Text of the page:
It’s August and summertime sadness is setting in. There’s a mere 4 weeks between back to school and days before the start of my new job. Time to down that moijto stat. And look at medieval French art to avoid thinking about the impending end of shorts and flip-flop season.
In July, we took a gander at les Très Riches Heures for the first time. I tried to give a general overview of book’s significance in art history but today I think we should take a deep dive into the illustrious personage of the Duke de Berry himself.
He was the spare. Spare number two actually. The third son of Jean the II King of France, young Berry had two brother between him and very fancy chair. When his brother King Charles the V died, Berry’s nephew Charles the VI ascended the throne. There were two problems. First, Charles the VI was 11 when he became king. Most kids would this age would be more concerned with Pokemon Go than ruling a kingdom. So the Duke de Berry alongside his other brothers, the young King’s others uncles, helped him rule.
The second problem was less easily solved. Charles the VI was crazy, fou, mad. It’s suggested from several historical accounts that the young king may have suffered from schizophrenia. In the end, his three uncles, including Berry, ended up essentially ruling the kingdom even though Charles had officially come of age. This unstable power dynamic sets up the French civil war between the houses of Berry’s two brothers: Burgundy and the Orleans-Armagnac. Berry has the fun task of playing ref during this tumultuous period in history.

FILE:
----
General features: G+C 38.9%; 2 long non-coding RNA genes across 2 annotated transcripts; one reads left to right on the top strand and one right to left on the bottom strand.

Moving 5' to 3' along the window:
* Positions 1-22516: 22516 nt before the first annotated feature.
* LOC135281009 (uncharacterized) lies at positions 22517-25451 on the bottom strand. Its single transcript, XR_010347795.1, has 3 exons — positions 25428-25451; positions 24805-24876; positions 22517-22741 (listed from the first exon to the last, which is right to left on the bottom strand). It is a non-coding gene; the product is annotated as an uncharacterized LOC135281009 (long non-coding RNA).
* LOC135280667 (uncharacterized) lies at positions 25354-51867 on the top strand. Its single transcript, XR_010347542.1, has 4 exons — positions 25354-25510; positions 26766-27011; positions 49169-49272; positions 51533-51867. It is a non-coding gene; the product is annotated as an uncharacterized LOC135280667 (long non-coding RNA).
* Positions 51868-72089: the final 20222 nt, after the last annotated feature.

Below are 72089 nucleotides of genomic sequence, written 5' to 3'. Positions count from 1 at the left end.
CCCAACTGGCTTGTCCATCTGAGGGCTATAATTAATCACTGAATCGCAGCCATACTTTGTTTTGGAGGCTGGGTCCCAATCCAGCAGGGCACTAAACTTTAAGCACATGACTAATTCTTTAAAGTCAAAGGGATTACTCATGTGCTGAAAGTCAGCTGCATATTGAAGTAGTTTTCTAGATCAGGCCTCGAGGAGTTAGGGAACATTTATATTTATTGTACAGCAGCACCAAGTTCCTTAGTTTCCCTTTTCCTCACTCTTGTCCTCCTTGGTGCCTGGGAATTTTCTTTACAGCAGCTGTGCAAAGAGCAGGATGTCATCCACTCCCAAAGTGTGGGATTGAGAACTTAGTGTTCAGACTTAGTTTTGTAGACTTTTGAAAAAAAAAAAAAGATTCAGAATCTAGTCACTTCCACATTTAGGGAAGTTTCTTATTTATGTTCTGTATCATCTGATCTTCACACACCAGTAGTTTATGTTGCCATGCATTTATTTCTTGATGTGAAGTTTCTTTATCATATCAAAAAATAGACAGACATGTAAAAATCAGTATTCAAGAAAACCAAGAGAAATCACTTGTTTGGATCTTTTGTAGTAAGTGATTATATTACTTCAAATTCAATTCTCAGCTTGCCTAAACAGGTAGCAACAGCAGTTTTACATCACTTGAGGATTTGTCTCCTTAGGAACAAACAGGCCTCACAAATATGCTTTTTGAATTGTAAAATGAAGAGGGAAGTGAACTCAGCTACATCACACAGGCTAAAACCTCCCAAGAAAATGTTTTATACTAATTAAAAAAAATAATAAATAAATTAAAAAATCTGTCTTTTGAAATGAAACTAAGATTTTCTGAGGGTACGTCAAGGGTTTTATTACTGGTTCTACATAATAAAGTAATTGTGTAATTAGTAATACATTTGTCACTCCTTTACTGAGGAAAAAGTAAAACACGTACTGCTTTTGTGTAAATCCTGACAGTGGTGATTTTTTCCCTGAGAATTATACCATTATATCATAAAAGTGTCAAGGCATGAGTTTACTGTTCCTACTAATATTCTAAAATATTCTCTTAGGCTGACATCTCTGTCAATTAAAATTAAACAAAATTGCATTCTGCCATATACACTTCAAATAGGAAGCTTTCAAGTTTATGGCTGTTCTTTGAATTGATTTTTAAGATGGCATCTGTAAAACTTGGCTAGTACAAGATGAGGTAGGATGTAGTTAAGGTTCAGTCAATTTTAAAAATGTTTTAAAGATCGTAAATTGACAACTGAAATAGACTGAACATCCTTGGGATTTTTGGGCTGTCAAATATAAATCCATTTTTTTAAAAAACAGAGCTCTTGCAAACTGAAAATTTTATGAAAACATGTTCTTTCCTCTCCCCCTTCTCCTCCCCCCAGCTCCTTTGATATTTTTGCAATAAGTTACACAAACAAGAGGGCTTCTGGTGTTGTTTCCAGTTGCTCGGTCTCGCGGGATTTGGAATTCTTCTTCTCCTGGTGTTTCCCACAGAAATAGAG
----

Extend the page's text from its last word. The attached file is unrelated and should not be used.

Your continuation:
When not busy ruling for his mentally ill nephew, keeping his various family members from killing each other, and attempting to prevent an English invasion, Berry was also a prolific art patron. How he had the time, I don’t know. But, as the son, brother, and uncle to three Kings he definitely had money, and the taste.
The Limbourg brothers were undoubtedly the most famous of the artists he commissioned. But Berry also gathered work from several other major French artists of the time including Jacquemart Hesdin and Andre Beauneveu. Beauneveu sculpted an effigy of Berry, which Hans Holbein later sketched during his travels throughout Europe.